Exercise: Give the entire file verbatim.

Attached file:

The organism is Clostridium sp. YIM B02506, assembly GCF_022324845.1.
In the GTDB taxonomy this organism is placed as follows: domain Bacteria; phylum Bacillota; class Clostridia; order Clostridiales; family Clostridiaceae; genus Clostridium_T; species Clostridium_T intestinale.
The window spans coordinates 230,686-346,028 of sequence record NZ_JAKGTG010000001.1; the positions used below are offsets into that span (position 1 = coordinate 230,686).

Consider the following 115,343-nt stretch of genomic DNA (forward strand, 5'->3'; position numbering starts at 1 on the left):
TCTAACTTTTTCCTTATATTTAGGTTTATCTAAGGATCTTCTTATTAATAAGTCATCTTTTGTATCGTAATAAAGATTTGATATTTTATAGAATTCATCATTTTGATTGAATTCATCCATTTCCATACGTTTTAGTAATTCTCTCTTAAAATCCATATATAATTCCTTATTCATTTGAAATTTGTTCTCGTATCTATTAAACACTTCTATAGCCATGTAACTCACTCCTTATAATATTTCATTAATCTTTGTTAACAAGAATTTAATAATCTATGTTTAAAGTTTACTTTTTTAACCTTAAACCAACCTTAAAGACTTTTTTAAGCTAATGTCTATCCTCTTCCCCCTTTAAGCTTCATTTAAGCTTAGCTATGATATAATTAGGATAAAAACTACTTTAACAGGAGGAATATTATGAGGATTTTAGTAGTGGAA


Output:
The organism is Clostridium sp. YIM B02506, assembly GCF_022324845.1.
In the GTDB taxonomy this organism is placed as follows: domain Bacteria; phylum Bacillota; class Clostridia; order Clostridiales; family Clostridiaceae; genus Clostridium_T; species Clostridium_T intestinale.
The window spans coordinates 230,686-346,028 of sequence record NZ_JAKGTG010000001.1; the positions used below are offsets into that span (position 1 = coordinate 230,686).

Consider the following 115,343-nt stretch of genomic DNA (forward strand, 5'->3'; position numbering starts at 1 on the left):
TCTAACTTTTTCCTTATATTTAGGTTTATCTAAGGATCTTCTTATTAATAAGTCATCTTTTGTATCGTAATAAAGATTTGATATTTTATAGAATTCATCATTTTGATTGAATTCATCCATTTCCATACGTTTTAGTAATTCTCTCTTAAAATCCATATATAATTCCTTATTCATTTGAAATTTGTTCTCGTATCTATTAAACACTTCTATAGCCATGTAACTCACTCCTTATAATATTTCATTAATCTTTGTTAACAAGAATTTAATAATCTATGTTTAAAGTTTACTTTTTTAACCTTAAACCAACCTTAAAGACTTTTTTAAGCTAATGTCTATCCTCTTCCCCCTTTAAGCTTCATTTAAGCTTAGCTATGATATAATTAGGATAAAAACTACTTTAACAGGAGGAATATTATGAGGATTTTAGTAGTGGAA